In the end, a lot of people who seemed to feel connected to and intrigued by the concept and idea got involved, which is what helped make this film come to life. I can’t thank the people who were a part of this journey enough. 

Q> Is there a specific reason you decided to include both music and sound design in this one? 

Thomas Nuijten: We wanted to emphasise the inner stirrings of the characters and blur the lines between sound design and music – the sound design turning into music, and the music built up from parts of the sound design. This way we could highlight the rhythm and auditive texture of each location and scene and create a soundtrack that is a full-fledged part of the film.

Q> With such a wide range of music types featured in one film, do you feel as though this supported the visual performance or this conducted the film?

Job Poels: The storytelling and narrative that Thomas wanted to get across were always leading for both visual and audio. However, the moving image did serve as inspiration for what sounds to use in certain scenes. The score needed to emphasise emotions from the story, it being drama, chaos or relief.

Q> Why was there a need to capture the sounds of the environments?

Thomas Nuijten: From the beginning on, Job and I were keen on building up our sound design and soundtrack by using a lot of the sounds from our locations and scenes. This had to become our foundation: creating a subjective sound design and soundtrack that interact with one another, that flow into each other.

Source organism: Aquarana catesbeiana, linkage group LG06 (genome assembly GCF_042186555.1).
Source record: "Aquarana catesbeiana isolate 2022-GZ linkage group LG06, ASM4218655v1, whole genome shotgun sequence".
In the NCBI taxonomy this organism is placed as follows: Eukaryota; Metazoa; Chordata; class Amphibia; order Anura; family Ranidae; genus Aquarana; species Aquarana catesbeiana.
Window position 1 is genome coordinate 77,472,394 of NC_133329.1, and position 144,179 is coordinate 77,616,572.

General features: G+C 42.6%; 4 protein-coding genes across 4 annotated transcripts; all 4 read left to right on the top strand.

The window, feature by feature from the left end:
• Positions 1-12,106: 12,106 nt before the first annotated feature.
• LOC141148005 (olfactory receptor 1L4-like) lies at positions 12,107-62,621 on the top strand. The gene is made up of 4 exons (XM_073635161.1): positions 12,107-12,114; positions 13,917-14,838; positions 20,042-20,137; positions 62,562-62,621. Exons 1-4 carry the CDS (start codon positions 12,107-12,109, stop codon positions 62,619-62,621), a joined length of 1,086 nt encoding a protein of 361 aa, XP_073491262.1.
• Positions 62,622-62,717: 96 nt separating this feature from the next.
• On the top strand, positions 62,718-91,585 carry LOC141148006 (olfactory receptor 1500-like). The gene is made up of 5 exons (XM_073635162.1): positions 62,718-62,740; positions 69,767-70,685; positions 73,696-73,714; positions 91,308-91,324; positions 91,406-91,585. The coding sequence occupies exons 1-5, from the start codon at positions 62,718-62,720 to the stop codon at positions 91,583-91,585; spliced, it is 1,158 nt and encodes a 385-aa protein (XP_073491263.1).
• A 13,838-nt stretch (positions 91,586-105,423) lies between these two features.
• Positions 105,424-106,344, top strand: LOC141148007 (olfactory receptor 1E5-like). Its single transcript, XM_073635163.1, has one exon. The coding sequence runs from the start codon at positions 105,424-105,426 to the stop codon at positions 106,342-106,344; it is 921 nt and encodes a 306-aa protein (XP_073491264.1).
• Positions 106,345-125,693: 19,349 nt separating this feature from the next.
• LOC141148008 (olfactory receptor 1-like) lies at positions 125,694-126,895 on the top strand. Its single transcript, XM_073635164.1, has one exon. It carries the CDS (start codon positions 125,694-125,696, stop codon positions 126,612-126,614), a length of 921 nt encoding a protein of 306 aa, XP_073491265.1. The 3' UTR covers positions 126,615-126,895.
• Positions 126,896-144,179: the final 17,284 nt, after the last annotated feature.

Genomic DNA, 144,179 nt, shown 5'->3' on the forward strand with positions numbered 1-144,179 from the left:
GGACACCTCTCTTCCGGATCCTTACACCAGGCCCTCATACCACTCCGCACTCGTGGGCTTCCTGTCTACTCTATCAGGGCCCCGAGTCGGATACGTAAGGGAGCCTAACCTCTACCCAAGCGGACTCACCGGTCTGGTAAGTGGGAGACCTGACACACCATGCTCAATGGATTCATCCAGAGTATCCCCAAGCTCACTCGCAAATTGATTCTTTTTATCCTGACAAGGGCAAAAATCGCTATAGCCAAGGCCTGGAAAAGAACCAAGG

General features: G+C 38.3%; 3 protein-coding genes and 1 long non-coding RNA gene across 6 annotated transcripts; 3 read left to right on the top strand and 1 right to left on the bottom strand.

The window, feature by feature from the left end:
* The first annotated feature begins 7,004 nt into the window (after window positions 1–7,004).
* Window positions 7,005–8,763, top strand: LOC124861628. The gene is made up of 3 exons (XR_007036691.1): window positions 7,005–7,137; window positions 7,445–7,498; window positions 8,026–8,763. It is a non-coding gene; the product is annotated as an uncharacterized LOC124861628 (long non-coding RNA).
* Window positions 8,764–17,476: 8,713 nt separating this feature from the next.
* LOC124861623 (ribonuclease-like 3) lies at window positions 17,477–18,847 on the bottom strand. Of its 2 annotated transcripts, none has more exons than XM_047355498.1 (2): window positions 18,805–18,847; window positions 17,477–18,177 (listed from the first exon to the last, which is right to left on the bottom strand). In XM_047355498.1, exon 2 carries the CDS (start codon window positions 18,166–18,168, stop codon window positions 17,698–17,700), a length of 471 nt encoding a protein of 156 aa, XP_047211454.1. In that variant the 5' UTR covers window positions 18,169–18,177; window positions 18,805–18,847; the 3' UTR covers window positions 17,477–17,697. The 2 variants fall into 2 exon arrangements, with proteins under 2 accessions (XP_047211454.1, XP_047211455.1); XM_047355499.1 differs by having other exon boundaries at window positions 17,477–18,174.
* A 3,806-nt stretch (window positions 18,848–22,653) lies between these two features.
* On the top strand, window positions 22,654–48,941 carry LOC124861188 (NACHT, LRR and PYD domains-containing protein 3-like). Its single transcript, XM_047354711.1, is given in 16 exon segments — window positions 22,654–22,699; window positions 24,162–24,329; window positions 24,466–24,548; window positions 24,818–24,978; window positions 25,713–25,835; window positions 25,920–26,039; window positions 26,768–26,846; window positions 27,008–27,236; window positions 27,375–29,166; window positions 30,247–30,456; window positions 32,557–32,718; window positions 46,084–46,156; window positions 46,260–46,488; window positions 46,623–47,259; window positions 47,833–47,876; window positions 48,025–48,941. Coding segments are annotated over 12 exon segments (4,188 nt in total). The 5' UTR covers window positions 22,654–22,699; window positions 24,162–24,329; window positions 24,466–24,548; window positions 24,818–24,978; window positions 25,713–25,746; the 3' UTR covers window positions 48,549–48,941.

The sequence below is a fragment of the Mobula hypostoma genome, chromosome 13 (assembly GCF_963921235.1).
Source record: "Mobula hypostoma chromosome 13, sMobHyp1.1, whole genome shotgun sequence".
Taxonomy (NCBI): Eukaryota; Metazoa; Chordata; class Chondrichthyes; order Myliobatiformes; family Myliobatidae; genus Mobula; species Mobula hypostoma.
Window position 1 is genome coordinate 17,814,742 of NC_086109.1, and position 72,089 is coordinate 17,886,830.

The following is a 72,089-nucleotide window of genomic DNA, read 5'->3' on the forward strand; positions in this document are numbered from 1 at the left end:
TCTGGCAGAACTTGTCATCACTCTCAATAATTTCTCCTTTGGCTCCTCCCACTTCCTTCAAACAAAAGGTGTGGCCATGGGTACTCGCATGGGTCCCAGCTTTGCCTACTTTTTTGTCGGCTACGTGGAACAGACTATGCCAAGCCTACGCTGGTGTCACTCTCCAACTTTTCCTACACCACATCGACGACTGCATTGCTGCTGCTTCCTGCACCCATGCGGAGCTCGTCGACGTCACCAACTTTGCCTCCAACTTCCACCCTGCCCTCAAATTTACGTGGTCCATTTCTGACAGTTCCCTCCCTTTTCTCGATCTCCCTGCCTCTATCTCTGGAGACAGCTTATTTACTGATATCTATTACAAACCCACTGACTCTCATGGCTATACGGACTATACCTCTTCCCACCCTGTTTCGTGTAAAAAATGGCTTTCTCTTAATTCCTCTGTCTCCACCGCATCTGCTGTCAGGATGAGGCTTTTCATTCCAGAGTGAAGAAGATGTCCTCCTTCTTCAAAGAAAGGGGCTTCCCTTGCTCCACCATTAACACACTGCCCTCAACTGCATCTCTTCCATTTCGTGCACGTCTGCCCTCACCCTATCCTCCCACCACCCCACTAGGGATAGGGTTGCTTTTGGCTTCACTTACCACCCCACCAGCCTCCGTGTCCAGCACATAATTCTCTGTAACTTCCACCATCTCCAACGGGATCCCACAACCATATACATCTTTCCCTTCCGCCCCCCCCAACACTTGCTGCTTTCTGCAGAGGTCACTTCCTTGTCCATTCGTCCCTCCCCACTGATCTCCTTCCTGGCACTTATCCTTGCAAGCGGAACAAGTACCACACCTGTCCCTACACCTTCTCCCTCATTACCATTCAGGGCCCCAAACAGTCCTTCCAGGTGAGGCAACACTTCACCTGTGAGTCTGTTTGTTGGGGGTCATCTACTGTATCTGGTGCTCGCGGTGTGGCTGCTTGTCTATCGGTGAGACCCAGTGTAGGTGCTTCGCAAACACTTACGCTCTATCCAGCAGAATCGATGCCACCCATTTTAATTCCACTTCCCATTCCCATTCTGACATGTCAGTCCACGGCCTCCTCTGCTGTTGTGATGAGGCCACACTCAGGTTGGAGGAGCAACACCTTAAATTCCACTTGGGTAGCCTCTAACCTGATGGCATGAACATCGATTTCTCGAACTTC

Q> We were on set with five different microphones - how did we go about it?

Job Poels: We worked with the sound engineer to make sure we could capture all the sounds during and around every scene – from thrashed cars to the train passing by. These sounds served as an inspiration, and also provided the rhythm of the soundtrack.

Q> Was there a scene that felt particularly challenging for you from a musical perspective?

Job Poels: I’d say the rave scene. Here Thomas and I tried to find a balance between having actual rave music and a cinematic score supporting the images and flow of the film. Rave tracks usually have a very different progression in that sense. We had a previous version that was way more cinematic than the end result. We also had a way more ravey-gabber version that took it too far in the other direction. In the end, we found a good compromise between these options.

Q> How important is music to you and your creations? 

Thomas Nuijten: Extremely important. Music in film is an integral part of the narration, it can even be an inspiration or serve as a guideline for the film’s structure. 

Watch ‘Hanging Around Isn't Going To Make Anything Happen’ ⬇️

Or read more about it on the MassiveMusic blog.

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Genres: Storytelling

Categories: Short films, Short Films and Music Videos

MassiveMusic Amsterdam, Tue, 20 Apr 2021 11:52:28 GMT